Fotor  has basically the same interface as PicMonkey and you're essentially able to do the same things with it. The biggest perk of Fotor is that it's entirely free. Unlike PicMonkey, there is (currently) no pay structure or deluxe version. You aren't locked out of any graphics or fonts. I use Fotor when I'm kind of tired PicMonkey's fonts, graphics, or styles. 

You're not going to use Canva as your exclusive photo editor since PicMonkey and Fotor do that much better. But... if you're looking at creating infographics or highly stylized graphics that are already touched-up, this is your mule. Canva offers a lot of templates, graphics, and fonts for your perusal and use, but they are offered on an a la carte basis. Free options are clearly labeled and there are a bunch of them.  

What are your go-to tricks of the trade when it comes to photo editors?

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Wednesday, March 12, 2014

Commissary 101: The Basics

I am a big, ol' wuss. I will admit it. I cry too much, I get nervous too often, and I always am afraid of looking stupid (and often I do, anyway). Venturing into the Commissary and Exchange was really intimidating to me when we first got married (let's remember that I get nervous just going onto base). So if you're new to this whole military thing and are just a little bit nervous about using the Commissary, here are the basics so that you can walk in confidently! 

Don't Park in Reserved Parking
Make sure that that parking spot that you snag right in front of the store isn't reserved for officers or other VIPs. It will be either spray-painted on the spot or labeled with a sign.  That's a mistake that-- thankfully-- I've never made, but I've heard of other spouses who have. Avoid that embarrassment and keep your eyes peeled.

Have Your Military ID
Access to the Commissary is considered part of the military benefits package. The goods you're buying are priced substantially lower than a civilian grocery store and your purchase is tax-free. When you check out, you will be asked for it to verify that you are privy to those benefits, so don't forget your ID. Don't leave it in the car. Take it with you.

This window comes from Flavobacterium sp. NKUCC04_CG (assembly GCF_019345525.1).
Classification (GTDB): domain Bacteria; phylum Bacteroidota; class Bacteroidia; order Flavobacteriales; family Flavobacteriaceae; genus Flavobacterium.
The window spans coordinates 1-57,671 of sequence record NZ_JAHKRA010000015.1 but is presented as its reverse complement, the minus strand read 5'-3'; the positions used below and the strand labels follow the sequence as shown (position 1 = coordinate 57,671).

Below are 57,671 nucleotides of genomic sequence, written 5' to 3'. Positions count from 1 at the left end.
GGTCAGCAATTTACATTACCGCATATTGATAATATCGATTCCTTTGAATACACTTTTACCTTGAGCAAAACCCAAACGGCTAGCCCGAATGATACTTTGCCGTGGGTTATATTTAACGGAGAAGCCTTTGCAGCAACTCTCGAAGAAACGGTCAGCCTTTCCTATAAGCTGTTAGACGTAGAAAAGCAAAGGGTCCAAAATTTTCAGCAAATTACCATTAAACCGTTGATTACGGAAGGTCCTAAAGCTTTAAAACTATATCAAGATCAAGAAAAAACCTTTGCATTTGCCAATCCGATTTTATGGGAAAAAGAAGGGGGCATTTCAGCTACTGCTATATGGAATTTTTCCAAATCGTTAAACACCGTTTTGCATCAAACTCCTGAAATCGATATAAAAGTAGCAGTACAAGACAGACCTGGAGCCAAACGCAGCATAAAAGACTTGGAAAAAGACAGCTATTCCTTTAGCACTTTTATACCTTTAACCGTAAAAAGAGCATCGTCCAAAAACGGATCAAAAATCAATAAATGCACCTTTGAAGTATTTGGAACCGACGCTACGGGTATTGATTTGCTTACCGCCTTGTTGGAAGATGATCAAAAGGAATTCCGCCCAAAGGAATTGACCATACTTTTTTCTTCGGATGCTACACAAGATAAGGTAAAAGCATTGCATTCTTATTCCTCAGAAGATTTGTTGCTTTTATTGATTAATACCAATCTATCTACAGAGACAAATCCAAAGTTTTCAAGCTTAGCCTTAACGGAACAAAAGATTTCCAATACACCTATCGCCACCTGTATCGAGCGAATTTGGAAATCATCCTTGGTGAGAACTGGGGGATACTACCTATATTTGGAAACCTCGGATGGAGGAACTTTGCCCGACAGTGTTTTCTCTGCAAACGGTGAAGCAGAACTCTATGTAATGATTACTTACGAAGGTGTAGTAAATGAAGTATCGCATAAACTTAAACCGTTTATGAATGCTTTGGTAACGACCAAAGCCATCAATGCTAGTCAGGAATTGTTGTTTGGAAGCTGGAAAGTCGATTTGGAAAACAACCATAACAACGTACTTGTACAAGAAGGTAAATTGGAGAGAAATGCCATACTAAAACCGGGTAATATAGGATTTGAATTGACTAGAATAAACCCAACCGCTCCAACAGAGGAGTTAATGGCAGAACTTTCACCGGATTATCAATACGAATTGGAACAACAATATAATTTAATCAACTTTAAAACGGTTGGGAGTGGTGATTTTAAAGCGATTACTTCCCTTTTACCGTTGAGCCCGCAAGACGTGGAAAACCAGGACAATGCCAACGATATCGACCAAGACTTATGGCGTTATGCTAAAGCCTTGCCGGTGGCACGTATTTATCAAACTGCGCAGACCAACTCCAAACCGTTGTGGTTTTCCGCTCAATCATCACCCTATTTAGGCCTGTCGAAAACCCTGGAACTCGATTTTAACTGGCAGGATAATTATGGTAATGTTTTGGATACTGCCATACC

Queue in the Check-Out Line
Unlike other grocery stores where it's every man for himself, Commissaries have one line for express check-outs and one line for all other check-outs. Park yourself in the line and wait your turn. There will most likely be an employee at the front of the line who will direct you to the next available cashier.

Avoid Pay Day
If at all possible, try to avoid grocery shopping at the Commissary on Pay Day. I don't think I need to elaborate. Just don't do it. It's not fun.

Tip the Baggers
The first few times, John and I didn't realize that we were supposed to tip the baggers. Neither of us had ever been to a grocery store where you did that! We totally missed the "Baggers Work Only for Tips" sign that I saw after a third or fourth visit. We were so embarrassed and felt so guilty! Here's the deal: Commissary baggers are not volunteers. They are not paid by the Commissary. Their only income is from the tips they receive when they bag your groceries and take them to your car. Make sure you tip them-- even if you take your groceries out to your car, even if you only tip $1. Otherwise, they've effectively bagged your groceries for free. That's not fair.
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photo credit: D.H. Parks via photopin cc